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Electric Aircraft Advances Showcased at CAFE Symposium

By Peter S. Lert

April 29, 2010 — The CAFE Foundation’s fourth annual Electric Aircraft Symposium last weekend in Santa Rosa, California, showed evidence that electric propulsion continues evolve. Several hundred participants gathered for a series of discussions and presentations on issues surrounding electric aircraft (both fixed-wing and rotor). The gathering also addressed the overall role of electric-powered vehicles in the future energy picture which may have implications ranging far beyond those of aircraft alone.

In terms of electric aircraft technology, the impression was that progress during the last year has been incremental, rather than revolutionary. New electric motor designs offer significant improvements in efficiency and power-to-weight ratio. On the battery front, the possibility of using nanomaterials will allow better energy densities (the amount of power a battery can store for a given weight), although at present such materials remain very expensive. It may also be possible to use nanomaterials in aircraft structures, both to improve overall weight and strength and, possibly, to allow dual-use materials that could actually utilize structural elements as batteries. Even so, it would appear that for the next few years, pure electric aircraft - although entirely viable from a technological standpoint - will not be particularly practical for basic transportation. The fact remains that for pure electric power to replace the internal combustion engine, we still need an approximate 20-fold increase in battery energy density.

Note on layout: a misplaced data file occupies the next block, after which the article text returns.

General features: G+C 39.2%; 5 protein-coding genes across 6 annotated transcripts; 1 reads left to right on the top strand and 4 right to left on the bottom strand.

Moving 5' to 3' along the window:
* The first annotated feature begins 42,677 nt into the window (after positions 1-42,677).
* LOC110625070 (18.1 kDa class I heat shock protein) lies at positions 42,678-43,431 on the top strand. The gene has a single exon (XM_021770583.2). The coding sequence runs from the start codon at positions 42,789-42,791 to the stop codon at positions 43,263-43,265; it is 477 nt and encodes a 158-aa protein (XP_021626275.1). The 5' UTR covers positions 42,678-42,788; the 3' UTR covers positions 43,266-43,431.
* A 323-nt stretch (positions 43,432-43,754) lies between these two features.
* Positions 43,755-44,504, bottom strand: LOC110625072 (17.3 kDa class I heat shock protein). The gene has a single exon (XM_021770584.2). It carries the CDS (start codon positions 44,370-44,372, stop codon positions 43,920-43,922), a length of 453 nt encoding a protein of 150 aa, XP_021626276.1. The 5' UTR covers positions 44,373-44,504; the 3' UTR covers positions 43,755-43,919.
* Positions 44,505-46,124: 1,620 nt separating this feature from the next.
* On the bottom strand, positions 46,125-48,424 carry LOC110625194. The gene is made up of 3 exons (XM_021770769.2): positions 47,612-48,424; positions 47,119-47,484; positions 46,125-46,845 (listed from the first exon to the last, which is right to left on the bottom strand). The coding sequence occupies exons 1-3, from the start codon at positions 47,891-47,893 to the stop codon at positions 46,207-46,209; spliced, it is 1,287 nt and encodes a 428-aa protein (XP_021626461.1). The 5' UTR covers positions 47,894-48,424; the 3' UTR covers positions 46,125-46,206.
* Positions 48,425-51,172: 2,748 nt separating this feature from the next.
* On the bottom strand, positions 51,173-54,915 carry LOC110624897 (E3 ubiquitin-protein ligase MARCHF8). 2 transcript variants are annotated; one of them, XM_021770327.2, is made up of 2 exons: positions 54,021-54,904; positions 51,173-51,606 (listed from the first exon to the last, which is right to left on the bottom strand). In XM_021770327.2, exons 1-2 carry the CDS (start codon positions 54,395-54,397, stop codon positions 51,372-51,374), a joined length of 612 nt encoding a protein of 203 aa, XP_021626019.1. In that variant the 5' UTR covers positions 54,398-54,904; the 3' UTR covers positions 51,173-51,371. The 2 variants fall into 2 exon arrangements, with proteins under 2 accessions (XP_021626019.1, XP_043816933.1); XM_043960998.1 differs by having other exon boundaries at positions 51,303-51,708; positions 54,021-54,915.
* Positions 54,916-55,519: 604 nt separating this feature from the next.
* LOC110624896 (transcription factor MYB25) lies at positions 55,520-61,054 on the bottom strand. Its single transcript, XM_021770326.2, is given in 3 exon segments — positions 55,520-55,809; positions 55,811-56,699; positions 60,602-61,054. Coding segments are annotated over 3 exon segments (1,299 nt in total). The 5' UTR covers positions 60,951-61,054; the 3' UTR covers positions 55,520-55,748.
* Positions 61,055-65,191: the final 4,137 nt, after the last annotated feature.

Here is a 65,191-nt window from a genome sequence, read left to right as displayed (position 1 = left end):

The picture remains considerably more promising, however, for the realm of recreational aviation. A light two-place aircraft with a range of, say, 100 nm is entirely feasible and even practical with current technology; given that much recreational flying occurs within 50 nm of the home airfield, this makes the electric airplane an attractive alternative. In addition, hybrid power begins to look quite attractive - possibly in an aircraft with an internal combustion engine for takeoff and climb and an electric motor for low-powered cruise flight. As can be expected, many such designs are at least somewhat sailplane-like, since cruise efficiency depends to a large extent on high-aspect ratio and low-span loading to minimize induced drag.

 “Just a few years ago electric model aircraft were considered an impractical novelty, offered EAA’s Ron Wagner, manager of field relations and a symposium attendee. “Today, some say that about 90 percent of new model aircraft are electric powered. As new technologies develop, the same could happen within the full-scale aviation community. We live in exciting times.

“There is a “ground-swell of activity in the area of electric flight. Interest is high and EAA will play an important role by keeping its members informed about what is going on.”

Among the attendees were several of the entrants for next year’s CAFE Foundation Green Flight Challenge. This will be a flight efficiency competition for aircraft that can average at least 100 mph on a 200-mile flight while achieving greater than 200 passenger miles-per-gallon (or equivalent use of electricity). The prize for the aircraft with the best performance will be $1.5 million. This is the largest prize ever offered for a general aviation competition. A $150,000 prize for best score by a bio-fueled aircraft is also offered. Learn more here.

EAA will again highlight electronic aircraft advances at AirVenture this year with daily showcase flights; evening flight demos; and displays and forums in AirVenture's Aviation Learning Center. For more on  electric aircraft innovation at AirVenture, click here.

 
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